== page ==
If only we could see more than 100 ft in front of us, we could tell which way to go. I was pretty sure we had gone too far west, but how far? If we wandered too far west, we risked heading down the Tuckerman Ravine. Over 1500 ft of near sheer drop off. Going back east meant going back up hill and trudging through waist deep snow. Our legs were so already spent, we could barely walk as it was.

I looked over at Dave. He was just as exhausted as I was. “I have no idea where we are man. This is bad.” We stopped for a few minutes to discuss the situation. We couldn’t stand here long. As soon as you stop moving, you get cold. Plus, we were losing daylight.

Dave decided to head up and east to scout out a new route. Meanwhile, I’d look at the map and try and orient ourselves. I could look as my compass and see our direction, but I couldn’t find a big enough object to use to direct ourselves.   We had to find a way back down soon…..

 

 

 

It was Thursday afternoon and I was on the train heading to new york where I’d meet Dave who was up already up there for the day. He was going to grab me a couple of slices of NYC pizza, hop on the train and we’d roll the rest of the way up to Boston where we’d grab our rental that was waiting for us.

We got to Boston around midnight and I was immediately glad we decided to rent a 4×4. It was snowing like crazy. A weak weather system had gotten hung up on the east coast and was just sitting there, dumping snow all over New England. By the time we got the car and left the rental car office, it was nearly a full on blizzard.

A drive that was supposed to take a bit under 3 hours ended up taking nearly 4 and a half and by the time we arrived in Jackson, NH at the Synnott Mountain Guides Bunkhouse at 4:45am, we were thrashed. We quietly made our way inside to the one room house that featured several beds where other climbers were already passed out. With headlamps on, we found a free mattress and couch to crash out on, which we did almost immediately.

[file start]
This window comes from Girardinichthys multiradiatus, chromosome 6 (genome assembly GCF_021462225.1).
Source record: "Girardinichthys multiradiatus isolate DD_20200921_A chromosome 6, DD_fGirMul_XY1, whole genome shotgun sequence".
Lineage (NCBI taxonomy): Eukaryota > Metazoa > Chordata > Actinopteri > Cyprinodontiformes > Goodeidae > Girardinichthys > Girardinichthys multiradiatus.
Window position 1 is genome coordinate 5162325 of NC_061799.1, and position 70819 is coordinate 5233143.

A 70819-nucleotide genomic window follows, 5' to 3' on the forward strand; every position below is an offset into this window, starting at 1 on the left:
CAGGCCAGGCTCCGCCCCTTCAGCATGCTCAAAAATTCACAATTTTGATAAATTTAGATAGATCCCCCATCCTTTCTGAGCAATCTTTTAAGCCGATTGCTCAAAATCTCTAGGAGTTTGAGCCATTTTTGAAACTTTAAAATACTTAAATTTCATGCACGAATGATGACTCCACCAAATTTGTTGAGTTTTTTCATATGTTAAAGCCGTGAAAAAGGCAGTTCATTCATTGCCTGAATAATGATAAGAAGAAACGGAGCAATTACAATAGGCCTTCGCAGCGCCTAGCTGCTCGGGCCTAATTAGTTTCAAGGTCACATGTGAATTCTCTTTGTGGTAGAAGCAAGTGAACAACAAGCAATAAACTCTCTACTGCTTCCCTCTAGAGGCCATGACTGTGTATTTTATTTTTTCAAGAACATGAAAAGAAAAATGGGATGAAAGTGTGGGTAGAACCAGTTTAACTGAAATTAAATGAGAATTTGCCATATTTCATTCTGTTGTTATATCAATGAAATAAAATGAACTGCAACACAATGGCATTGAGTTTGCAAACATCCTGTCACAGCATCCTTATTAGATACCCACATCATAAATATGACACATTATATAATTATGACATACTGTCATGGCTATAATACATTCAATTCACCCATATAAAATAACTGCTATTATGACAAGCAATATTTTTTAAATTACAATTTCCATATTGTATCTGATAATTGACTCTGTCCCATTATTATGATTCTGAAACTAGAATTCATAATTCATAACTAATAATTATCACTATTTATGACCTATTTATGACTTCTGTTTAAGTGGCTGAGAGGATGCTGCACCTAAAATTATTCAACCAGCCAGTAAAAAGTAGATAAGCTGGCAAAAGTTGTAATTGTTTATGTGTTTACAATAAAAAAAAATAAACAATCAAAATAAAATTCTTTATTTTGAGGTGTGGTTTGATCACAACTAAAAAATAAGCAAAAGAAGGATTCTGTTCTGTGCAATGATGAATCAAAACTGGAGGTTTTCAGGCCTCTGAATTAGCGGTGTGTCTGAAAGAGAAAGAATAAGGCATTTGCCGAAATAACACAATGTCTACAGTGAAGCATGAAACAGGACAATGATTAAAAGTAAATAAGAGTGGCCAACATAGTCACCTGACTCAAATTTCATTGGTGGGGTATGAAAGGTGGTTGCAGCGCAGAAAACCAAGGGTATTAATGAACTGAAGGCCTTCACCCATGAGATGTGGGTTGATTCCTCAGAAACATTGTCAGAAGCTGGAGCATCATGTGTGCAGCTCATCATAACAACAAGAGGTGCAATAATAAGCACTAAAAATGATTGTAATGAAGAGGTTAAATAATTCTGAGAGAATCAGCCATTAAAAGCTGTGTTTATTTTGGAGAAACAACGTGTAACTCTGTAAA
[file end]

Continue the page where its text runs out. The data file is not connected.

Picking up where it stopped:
3 and half hours later, our guide Joe came in the door looking for us. We had booked an all day ice climbing class with Synnott Guides, and he was ready to get going. There were no blinds or curtains in the little house we had flopped in on the night before so the bright morning sunlight was reflecting off all that new snow and right through our window. Looked like getting up was our only option anyways.

So we threw on some clothes, test fit our climbing gear and set out for one of the many ice climbing destinations around Mt Washington. After a quick stop at the local Eastern Mountain Sports for a few last minute items and a second stop for a giant cup of McDonald’s coffee, we were at the trailhead, starting the 45 minute hike to Champney Falls.

We got to the falls, which was already covered with other climbers, and setup a top rope anchor. Our guide, who knew we were both rock climbers, took a very hands off approach to teaching us to climb. He helped us get our crampons on and basically just threw us on a wall with ice tools. 10 minutes later Dave and I had both top roped a 30 foot class 4 route.

During the way, our guide would take time to critique our technique or form. Showing us how to get better crampon purchase in the ice or the sound a tool should make when it gets a good stick. By the end of the day we were doing a 60ft class 4 plus route with relative ease.